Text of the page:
So far during this month’s trip away from our home in Cost Rica, it turns out that leaving behind the laptop’s power cable was not the only thing Travis was to forget. Upon flying out of Panama City at the end of our 4-day visit, he left his cell phone plugged into a power outlet at the airport! While the phone is not particularly expensive (it’s four years old), we did have a bunch of beautiful panoramic pictures of Panama City that were on it. Thankfully, we still have lots of nice pictures from our compact Canon camera to share with you!
We’ve followed the Pacific Ocean south from San Francisco to our current home in Nosara, Costa Rica. Our 90-day Costa Rican visitor visas are about to expire, so it’s time to take a trip to renew them! We’ll check out the Caribbean vibe and then cross over into Panama, the southernmost country we’ll be hitting up on our Central American travels. We’re back on the road, and this time backpacking without our 4Runner Bruno!
Upon becoming financially independent, we decided to move away from the expensive San Francisco Bay Area. Although we’re currently enjoying life in Costa Rica, we will soon be driving Bruno back up to the US and need to figure out which cities are good candidates for living in.
To help us make this decision, I wanted to see which US cities have the lowest cost of living, are considered somewhat liberal, and also have mild winters.
Everyone loves taxes, and now that we’re traveling the world and no longer going to work everyday, what better time to plan for our future income taxes?
After years of working hard at our careers, we were curious to see how much of our previous income we’ve already paid to income taxes. Here is a table showing our income and taxes over the last seven years:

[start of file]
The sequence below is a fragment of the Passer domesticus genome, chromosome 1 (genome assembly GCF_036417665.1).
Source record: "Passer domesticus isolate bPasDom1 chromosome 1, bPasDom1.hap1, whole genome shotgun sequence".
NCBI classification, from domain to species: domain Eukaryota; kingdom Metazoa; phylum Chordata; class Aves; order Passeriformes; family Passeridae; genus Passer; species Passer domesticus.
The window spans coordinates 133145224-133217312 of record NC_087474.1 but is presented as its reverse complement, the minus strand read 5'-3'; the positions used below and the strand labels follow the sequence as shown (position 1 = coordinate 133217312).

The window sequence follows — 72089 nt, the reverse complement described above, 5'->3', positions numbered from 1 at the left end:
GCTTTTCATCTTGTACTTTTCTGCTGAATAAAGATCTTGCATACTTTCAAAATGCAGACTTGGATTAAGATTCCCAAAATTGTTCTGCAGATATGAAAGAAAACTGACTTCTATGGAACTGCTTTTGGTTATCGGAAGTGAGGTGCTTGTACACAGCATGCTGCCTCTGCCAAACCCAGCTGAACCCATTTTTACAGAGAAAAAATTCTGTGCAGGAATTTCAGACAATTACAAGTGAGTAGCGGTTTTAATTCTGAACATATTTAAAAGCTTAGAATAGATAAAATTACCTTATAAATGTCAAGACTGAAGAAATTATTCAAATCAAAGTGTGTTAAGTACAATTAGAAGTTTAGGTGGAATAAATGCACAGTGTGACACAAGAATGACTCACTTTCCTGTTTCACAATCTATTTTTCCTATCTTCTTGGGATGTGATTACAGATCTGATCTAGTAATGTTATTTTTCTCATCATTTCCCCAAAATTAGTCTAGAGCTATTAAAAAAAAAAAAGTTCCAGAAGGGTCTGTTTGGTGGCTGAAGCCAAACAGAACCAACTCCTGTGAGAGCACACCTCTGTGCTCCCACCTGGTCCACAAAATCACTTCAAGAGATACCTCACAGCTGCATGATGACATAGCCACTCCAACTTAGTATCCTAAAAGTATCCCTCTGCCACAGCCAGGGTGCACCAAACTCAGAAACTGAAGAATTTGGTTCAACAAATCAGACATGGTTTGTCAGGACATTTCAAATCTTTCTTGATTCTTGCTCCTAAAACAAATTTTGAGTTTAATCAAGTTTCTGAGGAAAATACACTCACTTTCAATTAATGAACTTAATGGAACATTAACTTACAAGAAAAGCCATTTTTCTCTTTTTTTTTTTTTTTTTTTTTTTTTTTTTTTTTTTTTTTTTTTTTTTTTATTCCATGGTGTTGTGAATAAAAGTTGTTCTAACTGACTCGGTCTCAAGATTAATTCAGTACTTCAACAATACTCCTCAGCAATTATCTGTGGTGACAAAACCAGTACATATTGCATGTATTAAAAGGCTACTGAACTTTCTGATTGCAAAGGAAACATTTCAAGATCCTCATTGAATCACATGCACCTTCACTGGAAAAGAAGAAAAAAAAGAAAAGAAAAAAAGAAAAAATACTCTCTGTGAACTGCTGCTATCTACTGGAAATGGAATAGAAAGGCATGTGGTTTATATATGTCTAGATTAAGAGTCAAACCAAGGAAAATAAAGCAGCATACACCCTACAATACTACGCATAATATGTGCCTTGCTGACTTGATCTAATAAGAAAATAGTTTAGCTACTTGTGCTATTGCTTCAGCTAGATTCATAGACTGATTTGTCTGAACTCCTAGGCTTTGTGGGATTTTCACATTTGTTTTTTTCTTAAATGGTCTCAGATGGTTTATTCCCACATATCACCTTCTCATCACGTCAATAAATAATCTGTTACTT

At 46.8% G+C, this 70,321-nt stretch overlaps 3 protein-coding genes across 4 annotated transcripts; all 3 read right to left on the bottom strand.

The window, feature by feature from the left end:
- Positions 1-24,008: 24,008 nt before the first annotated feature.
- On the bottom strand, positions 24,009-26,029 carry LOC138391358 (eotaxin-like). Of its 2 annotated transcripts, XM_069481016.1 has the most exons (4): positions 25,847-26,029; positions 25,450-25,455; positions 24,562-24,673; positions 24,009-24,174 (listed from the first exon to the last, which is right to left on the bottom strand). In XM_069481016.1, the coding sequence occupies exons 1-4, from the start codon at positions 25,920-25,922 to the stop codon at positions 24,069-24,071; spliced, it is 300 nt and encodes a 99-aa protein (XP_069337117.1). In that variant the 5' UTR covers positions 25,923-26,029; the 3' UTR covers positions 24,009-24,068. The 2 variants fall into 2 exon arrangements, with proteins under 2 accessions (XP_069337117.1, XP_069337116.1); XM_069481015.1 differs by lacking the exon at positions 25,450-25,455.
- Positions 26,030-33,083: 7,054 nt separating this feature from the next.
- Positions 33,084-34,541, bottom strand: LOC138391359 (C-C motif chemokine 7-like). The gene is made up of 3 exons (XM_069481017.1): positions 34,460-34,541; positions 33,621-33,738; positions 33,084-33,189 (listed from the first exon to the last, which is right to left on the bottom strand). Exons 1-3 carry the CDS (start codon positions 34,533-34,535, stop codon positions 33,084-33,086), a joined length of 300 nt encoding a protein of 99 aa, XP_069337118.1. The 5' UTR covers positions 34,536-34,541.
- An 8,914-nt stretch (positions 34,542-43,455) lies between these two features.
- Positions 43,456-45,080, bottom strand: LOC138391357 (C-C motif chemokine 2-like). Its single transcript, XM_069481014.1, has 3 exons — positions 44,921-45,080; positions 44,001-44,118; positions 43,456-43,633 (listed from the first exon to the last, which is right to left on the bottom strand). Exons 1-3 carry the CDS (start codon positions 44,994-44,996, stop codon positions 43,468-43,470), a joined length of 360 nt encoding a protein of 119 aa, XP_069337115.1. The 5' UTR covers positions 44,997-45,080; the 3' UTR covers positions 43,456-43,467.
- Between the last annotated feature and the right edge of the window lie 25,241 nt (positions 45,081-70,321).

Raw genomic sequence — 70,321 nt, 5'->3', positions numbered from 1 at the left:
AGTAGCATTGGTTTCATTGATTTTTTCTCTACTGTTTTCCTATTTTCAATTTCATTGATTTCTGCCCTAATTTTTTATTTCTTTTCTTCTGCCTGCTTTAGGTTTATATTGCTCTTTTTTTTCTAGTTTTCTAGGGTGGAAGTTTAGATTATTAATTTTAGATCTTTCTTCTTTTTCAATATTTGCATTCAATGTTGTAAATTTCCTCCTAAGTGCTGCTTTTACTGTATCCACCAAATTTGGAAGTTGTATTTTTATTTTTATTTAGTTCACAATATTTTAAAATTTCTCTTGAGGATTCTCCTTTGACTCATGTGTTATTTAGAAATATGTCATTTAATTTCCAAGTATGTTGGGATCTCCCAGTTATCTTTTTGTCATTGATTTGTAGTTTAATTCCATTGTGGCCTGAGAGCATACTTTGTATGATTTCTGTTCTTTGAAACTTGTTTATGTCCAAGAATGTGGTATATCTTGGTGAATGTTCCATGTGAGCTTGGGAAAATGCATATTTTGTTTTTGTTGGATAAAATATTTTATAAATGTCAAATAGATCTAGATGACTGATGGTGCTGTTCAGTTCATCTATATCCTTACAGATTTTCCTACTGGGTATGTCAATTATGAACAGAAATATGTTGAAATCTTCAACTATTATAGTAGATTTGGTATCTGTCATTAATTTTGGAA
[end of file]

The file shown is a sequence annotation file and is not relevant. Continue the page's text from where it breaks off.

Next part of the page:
|Year||Income (AGI)||Federal Tax||CA State Tax||Total Tax Paid||Effective Tax Rate|
A family vacation of Central American proportions! Grandiose sunsets, colorful wildlife in lush, wet cloud forests, yummy foods, quotes from movies of our youth the likes of Ace Ventura and Speed. Couldn’t ask for anything better.
When we were working full-time jobs, dental insurance is something that we always had. It’s a standard employer-provided benefit in both Canada and the US. During those days, we didn’t pay much attention to how much the insurance company was being billed for our dental visits.
However, now that we’ve both quit our jobs to travel and live the good life – we no longer have dental insurance! Amanda needs something called an inlay (bigger than a filling, smaller than a crown), I need a new mouth guard, and we both need standard checkups, x-rays, and cleanings. Let’s go see a dentist in San Jose, Costa Rica!
We drove Bruno to San Jose! Costa Rica has a population of 4.5 million people, and the metro area around San Jose represents 2.1 million alone. Guidebooks set our expectations low and prepared us for a drab city, but compared to the other Central American cities we’ve driven through, San Jose is pretty modern!
One final overland border cross on our southbound journey. We’re about to enter Costa Rica and the suspense is unbearable. We are finally here! A few… more… line-ups… and dealings with people who seem to hate their jobs. Just let us in! Here’s our experience at the Peñas Blancas border crossing between Nicaragua and Costa Rica.
Here are some of the statistics we threw together for our fourth country of the trip. Are we still on budget? Could we theoretically live in Nicaragua full-time on our aggressive target of less than $30,000/year? Let’s find out!
This post could be titled: “Bruno Goes For A Boat Ride”. It’s the only way to get him over to Isla de Ometepe with its two prominent volcanoes, out in the middle of Lago Nicaragua. Detailed below is all the gory details for overlanders planning to undertake this wonderful adventure.